Audio Face Off: The Problems and Promise of Kokoro Connect


Ray and I are back in our first entry in the Face Off series in years…and this time we’re talking about one of the most talked about shows this season, the high school body swapping drama Kokoro Connect. The strengths and the weaknesses of the show are well-known by now—the great acting, the questionable resolution of girls’ problems, among other things—and Ray and I cover a lot of that ground, and more. We especially discuss the impact of the 5th episode, which contained many shocking events and threw into question some of the assumptions we’ve made about the characters—especially “selfless freak” Taichi.

For the time being it’s going to be audio-only, but I’m going to try to see if I can do an auto-transcript with the new transcription abilities on my computer and tablet sometime later. In the meantime—enjoy!

Author: gendomike

Michael lives in the Los Angeles area, and has been into anime since he saw Neon Genesis Evangelion in 1999. Some of his favorite shows include Full Metal Alchemist, Honey and Clover, and Welcome to the NHK!. Since 2003 he has gone to at least one anime convention every year. A public radio junkie, which naturally led to podcasting, he now holds a seminary degree and is looking to become Dr. Rev. Otaku Bible Man any day now. Michael can be reached at You can also find his Twitter account at @gendomike.

3 thoughts on “Audio Face Off: The Problems and Promise of Kokoro Connect

  1. While I agree with the statements you make about the end of episode 5 being somewhat ‘cheap’, I’m going to jump into action with rampant fanboyism to defend the end to Ano Natsu, and writing like that in anime in general.

    Personally, I feel that there are some anime and some stories that don’t really NEED the ultimate tragedy to stick, and some that do. Ano Hana, for instance, is one that I would say needed the tragedy at the end–the entire anime was about maturing, accepting things that you can’t change, and that no one person was free of blame or had to shoulder all the guilt themselves. If that anime hadn’t ended the way it did, it would’ve cheapened what the characters and, by extension, the audience had been ‘taught’ throughout the series.

    Ano Natsu, I feel, was different. The characters, Kaito especially, did need to accept what had happened and move on at the end–which they did, as we can see in the last few minutes. But throughout the series, a lot more emphasis was placed upon personal and emotional honesty, and, in my opinion, on really remembering the events that shape our lives. Retracting the tragedy at the end of the series really added to that–while we obviously can’t expect holding on to memories to save us from all the bad stuff in the world, it allows us to question what would’ve happened if Kaito had given up, forgotten and moved on entirely. If he had done that, he–and we–could’ve lost out on that part of a happy ending. In addition, showing that part of the ending in the movie expresses the value of remembering parts of our past, even the ones that hurt, in that it gives us higher ground to stand on as we move forward.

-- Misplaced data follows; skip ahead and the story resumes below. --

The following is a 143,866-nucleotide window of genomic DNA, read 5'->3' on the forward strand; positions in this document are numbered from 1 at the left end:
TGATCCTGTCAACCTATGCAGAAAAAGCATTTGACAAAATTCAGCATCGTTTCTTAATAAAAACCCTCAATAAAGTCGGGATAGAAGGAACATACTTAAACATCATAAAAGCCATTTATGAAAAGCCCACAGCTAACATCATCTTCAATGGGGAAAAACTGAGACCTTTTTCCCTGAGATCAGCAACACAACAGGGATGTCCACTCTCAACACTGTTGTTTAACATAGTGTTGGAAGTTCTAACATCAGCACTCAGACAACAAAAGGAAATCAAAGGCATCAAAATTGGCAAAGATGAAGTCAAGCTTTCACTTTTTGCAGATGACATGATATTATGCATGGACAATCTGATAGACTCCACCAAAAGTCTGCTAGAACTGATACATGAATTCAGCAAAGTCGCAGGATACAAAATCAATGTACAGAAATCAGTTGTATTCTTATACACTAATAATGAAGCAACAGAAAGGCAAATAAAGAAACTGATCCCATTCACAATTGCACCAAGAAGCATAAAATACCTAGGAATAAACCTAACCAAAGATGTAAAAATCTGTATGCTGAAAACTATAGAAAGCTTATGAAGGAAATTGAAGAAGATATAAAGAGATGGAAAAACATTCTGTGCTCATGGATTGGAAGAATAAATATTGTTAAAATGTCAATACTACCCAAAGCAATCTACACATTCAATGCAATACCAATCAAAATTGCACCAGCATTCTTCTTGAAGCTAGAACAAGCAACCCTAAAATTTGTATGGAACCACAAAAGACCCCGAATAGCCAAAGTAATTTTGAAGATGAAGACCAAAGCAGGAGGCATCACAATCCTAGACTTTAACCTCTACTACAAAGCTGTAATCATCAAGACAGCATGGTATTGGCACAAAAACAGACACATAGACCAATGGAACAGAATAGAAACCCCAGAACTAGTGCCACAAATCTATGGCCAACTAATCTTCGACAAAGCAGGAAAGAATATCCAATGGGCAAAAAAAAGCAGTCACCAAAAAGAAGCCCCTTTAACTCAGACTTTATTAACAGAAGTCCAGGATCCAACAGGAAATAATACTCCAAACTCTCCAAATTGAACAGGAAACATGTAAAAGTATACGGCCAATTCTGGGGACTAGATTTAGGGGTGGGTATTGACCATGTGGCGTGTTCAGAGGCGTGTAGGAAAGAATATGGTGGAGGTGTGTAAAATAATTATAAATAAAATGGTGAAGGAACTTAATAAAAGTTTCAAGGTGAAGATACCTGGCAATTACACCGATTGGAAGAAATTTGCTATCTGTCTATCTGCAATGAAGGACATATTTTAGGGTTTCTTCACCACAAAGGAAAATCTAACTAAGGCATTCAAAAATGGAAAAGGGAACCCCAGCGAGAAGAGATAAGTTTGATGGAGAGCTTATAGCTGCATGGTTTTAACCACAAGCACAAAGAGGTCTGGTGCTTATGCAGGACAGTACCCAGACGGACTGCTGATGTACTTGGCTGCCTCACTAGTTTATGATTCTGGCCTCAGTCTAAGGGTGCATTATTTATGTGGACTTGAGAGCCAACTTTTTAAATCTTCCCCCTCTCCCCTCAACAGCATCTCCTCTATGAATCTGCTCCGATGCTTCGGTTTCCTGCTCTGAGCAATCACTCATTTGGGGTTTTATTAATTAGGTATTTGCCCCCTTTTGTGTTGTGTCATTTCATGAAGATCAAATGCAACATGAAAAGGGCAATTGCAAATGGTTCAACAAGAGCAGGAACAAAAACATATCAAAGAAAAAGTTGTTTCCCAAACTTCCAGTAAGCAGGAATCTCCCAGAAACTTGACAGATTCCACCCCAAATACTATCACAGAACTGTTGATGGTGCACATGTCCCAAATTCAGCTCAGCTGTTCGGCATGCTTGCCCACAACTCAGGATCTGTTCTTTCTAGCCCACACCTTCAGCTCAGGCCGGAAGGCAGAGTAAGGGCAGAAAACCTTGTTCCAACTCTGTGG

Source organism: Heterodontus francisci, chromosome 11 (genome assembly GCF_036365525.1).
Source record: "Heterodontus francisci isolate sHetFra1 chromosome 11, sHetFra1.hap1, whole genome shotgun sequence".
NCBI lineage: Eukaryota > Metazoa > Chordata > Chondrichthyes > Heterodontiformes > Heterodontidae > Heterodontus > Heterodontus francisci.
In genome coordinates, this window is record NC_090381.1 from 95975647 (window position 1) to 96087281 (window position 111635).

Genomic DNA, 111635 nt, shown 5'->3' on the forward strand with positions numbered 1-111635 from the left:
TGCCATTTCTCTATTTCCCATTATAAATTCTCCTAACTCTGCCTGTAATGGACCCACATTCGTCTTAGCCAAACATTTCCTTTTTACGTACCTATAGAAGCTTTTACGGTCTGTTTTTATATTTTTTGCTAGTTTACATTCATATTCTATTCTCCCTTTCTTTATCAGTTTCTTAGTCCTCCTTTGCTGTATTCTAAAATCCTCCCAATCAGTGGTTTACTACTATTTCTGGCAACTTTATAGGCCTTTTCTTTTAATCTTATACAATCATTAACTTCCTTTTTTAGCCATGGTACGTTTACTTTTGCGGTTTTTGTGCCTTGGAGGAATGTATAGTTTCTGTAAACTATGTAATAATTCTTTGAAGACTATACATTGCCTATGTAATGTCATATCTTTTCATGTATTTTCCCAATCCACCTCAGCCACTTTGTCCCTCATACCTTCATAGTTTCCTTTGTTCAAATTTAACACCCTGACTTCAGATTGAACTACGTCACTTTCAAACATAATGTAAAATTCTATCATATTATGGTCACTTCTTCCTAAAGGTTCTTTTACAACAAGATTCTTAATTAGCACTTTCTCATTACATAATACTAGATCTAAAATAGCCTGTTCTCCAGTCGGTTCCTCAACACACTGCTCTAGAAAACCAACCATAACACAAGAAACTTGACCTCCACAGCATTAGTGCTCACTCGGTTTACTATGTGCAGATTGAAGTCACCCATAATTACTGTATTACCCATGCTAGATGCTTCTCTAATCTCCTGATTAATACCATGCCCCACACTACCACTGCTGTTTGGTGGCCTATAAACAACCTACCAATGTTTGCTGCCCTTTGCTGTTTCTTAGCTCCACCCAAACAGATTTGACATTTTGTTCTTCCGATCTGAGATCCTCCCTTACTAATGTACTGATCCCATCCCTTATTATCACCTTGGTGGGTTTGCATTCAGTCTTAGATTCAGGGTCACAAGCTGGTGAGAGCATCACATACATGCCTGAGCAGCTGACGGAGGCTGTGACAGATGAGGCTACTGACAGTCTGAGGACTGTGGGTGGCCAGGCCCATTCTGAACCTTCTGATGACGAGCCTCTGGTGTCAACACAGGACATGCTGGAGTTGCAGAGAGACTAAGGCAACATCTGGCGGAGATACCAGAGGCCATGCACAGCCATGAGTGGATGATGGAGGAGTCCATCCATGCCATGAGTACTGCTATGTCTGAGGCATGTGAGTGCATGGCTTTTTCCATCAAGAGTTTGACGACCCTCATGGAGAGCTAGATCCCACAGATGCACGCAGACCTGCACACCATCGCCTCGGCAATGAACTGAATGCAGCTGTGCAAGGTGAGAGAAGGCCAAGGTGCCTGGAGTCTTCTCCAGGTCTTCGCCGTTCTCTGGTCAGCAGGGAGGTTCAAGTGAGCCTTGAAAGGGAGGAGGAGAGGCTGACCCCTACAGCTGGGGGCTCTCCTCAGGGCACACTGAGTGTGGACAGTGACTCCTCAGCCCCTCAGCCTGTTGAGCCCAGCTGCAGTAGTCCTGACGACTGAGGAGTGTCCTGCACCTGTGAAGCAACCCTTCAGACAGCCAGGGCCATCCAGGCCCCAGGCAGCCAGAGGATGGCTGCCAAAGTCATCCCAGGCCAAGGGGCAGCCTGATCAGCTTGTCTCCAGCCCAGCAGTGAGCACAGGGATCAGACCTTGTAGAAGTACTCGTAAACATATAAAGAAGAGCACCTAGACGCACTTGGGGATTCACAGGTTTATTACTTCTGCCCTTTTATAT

Episode 5 of Kokoro Connect, I think, falls somewhere in the middle. We didn’t need the tragedy for the characters to experience what they did and grow because of it, and we got to see all of that regardless, but like you said, the experience is somewhat ‘cheapened’ because of that. Overall, I think it was the better choice, and the gains from the decision heavily outweighed the losses, but it’s still an issue nevertheless.

  2. Wow that comment is ugly.

    Also, I’m glad you’re of the opinion that Taichi’s main issue as a character is something dynamic instead of static, Mike. A lot of the people I’ve talked to have argued that just because he realizes what he does, just because others challenge it, doesn’t mean it makes him a more valuable character. The best summary of this I’ve heard was ‘a piece of shit that realizes it’s a piece of shit is still a piece of shit.’

    I’ve disagreed with this from the very beginning, because I think the fact that the anime presents his messianic tendencies as a wall in his way of getting what he wants is basically writing on the wall to foreshadow his growth as a character.

  3. Maybe it was intended to be otaku bait, but Taichi was sharing his most dangerous secret that would have costed his social life, and he decided to take that risk. And alas, Inaba’s confession in turn with mischievous smile, that was the most astoundingly awesome scene I’ve ever seen in my life, I mean a girl confessing to her okazu that “I’ve made you my okazu” is unheard of. Yes, Inaba is very forward. How I wish 3D girls were more forward about their sexuality!

    Fuusen-kazura is kinda Lemon-senpai from AnoNatsu, but meaner.

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